Have you ever tried to implement a significant change in your life and you have found out that the biggest resistance was coming from yourself? If the answer is yes do not worry that only means you are human. The reason we all self-sabotage is the inevitable conflict between our brain and the way we are wired. It is a structural problem therefore we need to act at a subconscious level to protect us from ourselves and being able to deploy the changes we desire.
If you don’t have much time today I hope you have enjoyed this previous summary we have prepared for you. On the other hand, if you want to learn more I recommend you to read the rest of the article. In any case, thank you for the support and don’t forget to subscribe to our newsletter here to stay updated on the latest content published on all of our platforms. Buckle up and #subconsciouskaizen for all!!!
Self-Sabotage and the subconscious mind
Do you get in the way of your own self? Are you the one stopping yourself from achieving your goals? You tell yourself that you are going to the gym at 6am, but then 6am rolls around, your alarm wakes you up and you think just how comfortable your bed really is. I’ll start tomorrow you think. But tomorrow never comes. Or you have a project due at the end of the week and you keep telling yourself that you will set some time aside today to start it, but you never end up setting the time aside. Instead, you procrastinate until the last minute, pull an all-nighter, and tell yourself that next time you won’t put things off until the last minute. What are we afraid of? Why are we always deploying the most sophisticated excuses to keep us from reaching our full potential? Why do so many of us self-sabotage one way or another?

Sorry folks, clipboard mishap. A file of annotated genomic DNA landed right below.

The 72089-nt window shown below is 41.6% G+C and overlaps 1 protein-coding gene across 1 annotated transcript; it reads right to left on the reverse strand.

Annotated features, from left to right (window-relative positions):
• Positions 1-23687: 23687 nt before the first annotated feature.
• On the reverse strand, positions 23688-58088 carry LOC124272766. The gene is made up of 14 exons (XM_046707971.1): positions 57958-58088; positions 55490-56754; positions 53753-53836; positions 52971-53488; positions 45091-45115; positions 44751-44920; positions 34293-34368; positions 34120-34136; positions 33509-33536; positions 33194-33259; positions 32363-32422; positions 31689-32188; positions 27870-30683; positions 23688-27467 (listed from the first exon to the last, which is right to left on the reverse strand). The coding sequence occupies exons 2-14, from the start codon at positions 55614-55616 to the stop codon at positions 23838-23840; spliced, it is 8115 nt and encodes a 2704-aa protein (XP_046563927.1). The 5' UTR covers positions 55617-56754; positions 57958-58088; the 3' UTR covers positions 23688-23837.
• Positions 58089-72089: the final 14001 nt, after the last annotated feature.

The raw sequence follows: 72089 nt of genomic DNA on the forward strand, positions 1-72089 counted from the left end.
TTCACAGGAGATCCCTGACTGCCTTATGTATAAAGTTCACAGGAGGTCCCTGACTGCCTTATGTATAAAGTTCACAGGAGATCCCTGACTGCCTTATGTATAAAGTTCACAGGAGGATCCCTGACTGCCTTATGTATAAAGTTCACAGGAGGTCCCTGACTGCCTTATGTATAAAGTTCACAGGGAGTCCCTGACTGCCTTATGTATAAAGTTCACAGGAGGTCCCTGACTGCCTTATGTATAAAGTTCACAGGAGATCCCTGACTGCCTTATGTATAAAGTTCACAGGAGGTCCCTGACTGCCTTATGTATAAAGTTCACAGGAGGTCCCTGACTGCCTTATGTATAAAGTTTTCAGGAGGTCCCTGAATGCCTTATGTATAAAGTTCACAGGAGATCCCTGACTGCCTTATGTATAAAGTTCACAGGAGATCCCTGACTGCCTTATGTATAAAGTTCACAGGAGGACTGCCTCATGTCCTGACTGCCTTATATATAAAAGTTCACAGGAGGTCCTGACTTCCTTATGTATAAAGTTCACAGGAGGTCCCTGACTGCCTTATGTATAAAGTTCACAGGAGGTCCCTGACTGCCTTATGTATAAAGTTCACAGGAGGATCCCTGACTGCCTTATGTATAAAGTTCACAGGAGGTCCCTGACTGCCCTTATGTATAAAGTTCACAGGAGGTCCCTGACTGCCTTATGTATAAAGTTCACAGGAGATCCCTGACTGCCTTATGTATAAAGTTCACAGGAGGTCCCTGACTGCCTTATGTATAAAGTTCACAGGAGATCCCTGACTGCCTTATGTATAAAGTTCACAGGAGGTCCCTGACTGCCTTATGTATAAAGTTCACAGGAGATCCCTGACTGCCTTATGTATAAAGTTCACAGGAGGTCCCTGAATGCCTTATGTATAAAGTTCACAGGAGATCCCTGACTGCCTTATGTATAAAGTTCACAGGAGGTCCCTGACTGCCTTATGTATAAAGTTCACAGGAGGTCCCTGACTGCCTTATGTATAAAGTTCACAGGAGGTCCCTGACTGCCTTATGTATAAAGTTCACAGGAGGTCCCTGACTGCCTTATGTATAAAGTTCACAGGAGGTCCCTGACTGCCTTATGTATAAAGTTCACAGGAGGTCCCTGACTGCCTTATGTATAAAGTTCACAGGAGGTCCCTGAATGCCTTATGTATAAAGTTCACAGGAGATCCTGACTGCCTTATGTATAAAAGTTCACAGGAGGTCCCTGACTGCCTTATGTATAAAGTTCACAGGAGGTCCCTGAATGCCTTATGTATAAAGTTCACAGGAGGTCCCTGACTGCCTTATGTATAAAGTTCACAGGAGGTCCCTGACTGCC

Why do we self-sabotage?
Basically, our brain and the way we have wired ourselves is in conflict. You brain sets your goals, but then it sabotages. Why do we purposefully harm ourselves or prevent ourselves from getting what we really want? How is this so? Let’s say you want to drop a few pounds and know that in order to help your case you need to quit drinking Coca-Cola and stop eating sweets. Yet, even though you really want to lose weight, you can’t keep yourself from eating a cookie or opening the can of Coca-Cola. Just one sweet won’t hurt, you say to yourself to justify your self-sabotage. Why does your brain do this to you? You set the goal and intention to lose weight and then it convinces you that it’s okay to reach for that Coca-Cola. What gives?!
Let’s take a little crash course of the brain to better understand why self-sabotage keeps happening.